[Editor’s note: This the first piece in a two-part essay by Charles Mercier. Part two will appear tomorrow.]
Did Nero persecute Christians? It’s part of our imaginative framework that the monstrous Roman emperor of 54-68 AD held Christians falsely responsible for the widespread fire in Rome in July 64, gruesomely executed them, and so inaugurated the Roman persecution.
A provocative article by Brent D. Shaw, a professor of ancient history at Princeton, late last year in Journal of Roman Studies, “The Myth of the Neronian Persecution,” argues plausibly that we should doubt that that actually happened.
It’s an issue for ancient historians, but also for Catholics who choose to think through the evidence in the spirit of faith’s compatibility with reason, particularly at a time when the notion of Christian martyrdom around the world is a pressing issue demanding clarity of thought.
The evidence is thin, to summarize Shaw, both for Nero’s persecution, and even for the possibility that Romans could so early have recognized Christians judicially or religiously as such. The persecution stands or falls on a single passage in the Annals of Tacitus, the Roman historian and imperial administrator, writing around 115 AD, some 50 years after the event:
“To get rid of the rumour [that he himself was responsible for the fire], Nero found and provided the defendants, and he afflicted with the most refined punishments those persons whom, hated for their shameful acts, the common people were accustomed to call ‘Chrestiani.’ The originator of this name, Christus, suffered (capital) punishment in the reign of Tiberius through the agency of the procurator Pontius Pilate.”
(That’s Shaw’s translation, leaving aside text critical issues.)
There is no evidence for where Tacitus got this, and no other ancient writer corroborates him. Suetonius, the Roman administrator and biographer, in a life of Nero roughly contemporary with the Annals, holds Nero alone responsible for the fire, narrates the fire without connection to Christians, and says Nero punished Christians only routinely, without mentioning the fire.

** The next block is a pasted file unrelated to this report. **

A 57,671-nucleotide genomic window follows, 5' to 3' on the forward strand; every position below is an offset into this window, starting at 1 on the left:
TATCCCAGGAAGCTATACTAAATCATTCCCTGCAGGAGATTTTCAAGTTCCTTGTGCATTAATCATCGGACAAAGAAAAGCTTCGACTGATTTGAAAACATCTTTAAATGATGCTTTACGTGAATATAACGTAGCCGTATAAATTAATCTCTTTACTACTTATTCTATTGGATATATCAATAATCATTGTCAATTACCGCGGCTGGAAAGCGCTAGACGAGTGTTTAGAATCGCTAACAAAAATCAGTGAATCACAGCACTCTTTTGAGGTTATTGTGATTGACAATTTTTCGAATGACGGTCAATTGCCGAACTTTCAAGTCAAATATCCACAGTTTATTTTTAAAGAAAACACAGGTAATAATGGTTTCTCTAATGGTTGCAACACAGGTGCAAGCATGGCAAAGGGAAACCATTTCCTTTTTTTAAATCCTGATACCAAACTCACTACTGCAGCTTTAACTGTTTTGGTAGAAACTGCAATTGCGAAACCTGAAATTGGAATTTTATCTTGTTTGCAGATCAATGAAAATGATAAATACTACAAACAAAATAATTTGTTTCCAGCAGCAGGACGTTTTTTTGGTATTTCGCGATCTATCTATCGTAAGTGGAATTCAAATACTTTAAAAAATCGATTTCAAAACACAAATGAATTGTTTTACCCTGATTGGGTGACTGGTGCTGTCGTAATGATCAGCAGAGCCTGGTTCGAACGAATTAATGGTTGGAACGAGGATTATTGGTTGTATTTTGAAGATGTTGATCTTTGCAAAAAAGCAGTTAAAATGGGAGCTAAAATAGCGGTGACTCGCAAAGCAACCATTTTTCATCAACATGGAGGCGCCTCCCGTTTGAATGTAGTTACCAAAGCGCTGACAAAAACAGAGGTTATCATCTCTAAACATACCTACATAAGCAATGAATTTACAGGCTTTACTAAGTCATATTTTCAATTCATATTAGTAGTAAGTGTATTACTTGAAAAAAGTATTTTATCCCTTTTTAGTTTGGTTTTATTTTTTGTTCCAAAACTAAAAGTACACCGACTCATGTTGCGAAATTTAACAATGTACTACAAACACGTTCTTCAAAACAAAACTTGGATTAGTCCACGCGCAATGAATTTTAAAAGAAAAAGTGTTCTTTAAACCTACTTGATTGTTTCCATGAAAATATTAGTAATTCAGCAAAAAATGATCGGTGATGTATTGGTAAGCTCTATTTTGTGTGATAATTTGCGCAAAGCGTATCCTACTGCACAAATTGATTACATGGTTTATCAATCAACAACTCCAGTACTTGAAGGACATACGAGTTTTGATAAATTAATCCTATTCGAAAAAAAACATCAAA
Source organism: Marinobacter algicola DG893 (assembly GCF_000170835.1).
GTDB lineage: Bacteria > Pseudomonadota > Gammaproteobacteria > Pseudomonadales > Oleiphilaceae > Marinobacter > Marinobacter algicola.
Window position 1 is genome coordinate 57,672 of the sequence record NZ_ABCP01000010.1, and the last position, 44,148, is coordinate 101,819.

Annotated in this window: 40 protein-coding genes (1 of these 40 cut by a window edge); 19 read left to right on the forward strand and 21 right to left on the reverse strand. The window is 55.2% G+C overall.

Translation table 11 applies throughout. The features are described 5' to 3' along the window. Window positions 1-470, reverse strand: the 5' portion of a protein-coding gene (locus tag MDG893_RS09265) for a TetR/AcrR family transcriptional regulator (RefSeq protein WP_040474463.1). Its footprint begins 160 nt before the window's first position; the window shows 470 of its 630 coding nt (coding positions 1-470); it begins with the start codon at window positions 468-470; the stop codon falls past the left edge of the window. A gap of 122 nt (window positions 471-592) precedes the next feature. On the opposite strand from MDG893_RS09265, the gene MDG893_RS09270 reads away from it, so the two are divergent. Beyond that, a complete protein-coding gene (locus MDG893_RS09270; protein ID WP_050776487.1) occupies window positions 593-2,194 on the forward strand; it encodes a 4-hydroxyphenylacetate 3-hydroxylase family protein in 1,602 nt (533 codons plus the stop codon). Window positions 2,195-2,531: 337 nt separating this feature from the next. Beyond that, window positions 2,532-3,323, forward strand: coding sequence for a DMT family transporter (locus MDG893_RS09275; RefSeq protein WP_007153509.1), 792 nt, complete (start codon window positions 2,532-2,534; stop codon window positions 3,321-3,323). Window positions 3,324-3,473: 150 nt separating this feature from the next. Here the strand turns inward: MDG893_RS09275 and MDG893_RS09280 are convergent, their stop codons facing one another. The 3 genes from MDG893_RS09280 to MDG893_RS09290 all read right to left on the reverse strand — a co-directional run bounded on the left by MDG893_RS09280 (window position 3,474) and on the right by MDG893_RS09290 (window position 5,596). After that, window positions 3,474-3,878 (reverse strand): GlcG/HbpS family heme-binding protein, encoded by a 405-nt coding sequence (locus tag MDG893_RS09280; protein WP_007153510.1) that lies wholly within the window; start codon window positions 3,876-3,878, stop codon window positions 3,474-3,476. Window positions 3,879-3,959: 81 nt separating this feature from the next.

Cassius Dio after about 210 AD writes about the fire but says nothing about Christians. The Chronicle of Christian Sulpicius Severus (after 400 AD) depends entirely on Tacitus.
The first letter of Clement (leaving aside questions of authorship and date, but often taken to have been written in the 90s AD), has been precious to Catholics: it mentions a persecution of Christian “pillars” and of Christian wives and the names of Peter and Paul, but only obscurely.
The obscurity has been resolved by conflating the passage with Tacitus’s scenario to produce a more detailed story, but in truth 1 Clement makes no mention of a date for the persecution, Nero, or the fire. The context is not the history of the Roman church, but a condemnation of “jealousy and envy,” on account of which, it says, the victims were persecuted.
Lactantius, Latin father of the Church, in his apologetic On the death of the persecutors (318 AD), disregarded Tacitus while compiling instances of Roman tyranny against Christians. He included Nero’s persecution, mentioned Peter and Paul, but gave as cause the people’s abandonment of traditional cult, not the fire.
This is striking because, though Lactantius later tells how in 303 a fire at Nicomedia in Asia Minor, the eastern Roman capital before Constantinople, occasioned false accusation of responsibility and persecution by emperors Galerius and Diocletian, he declined to draw a natural parallel.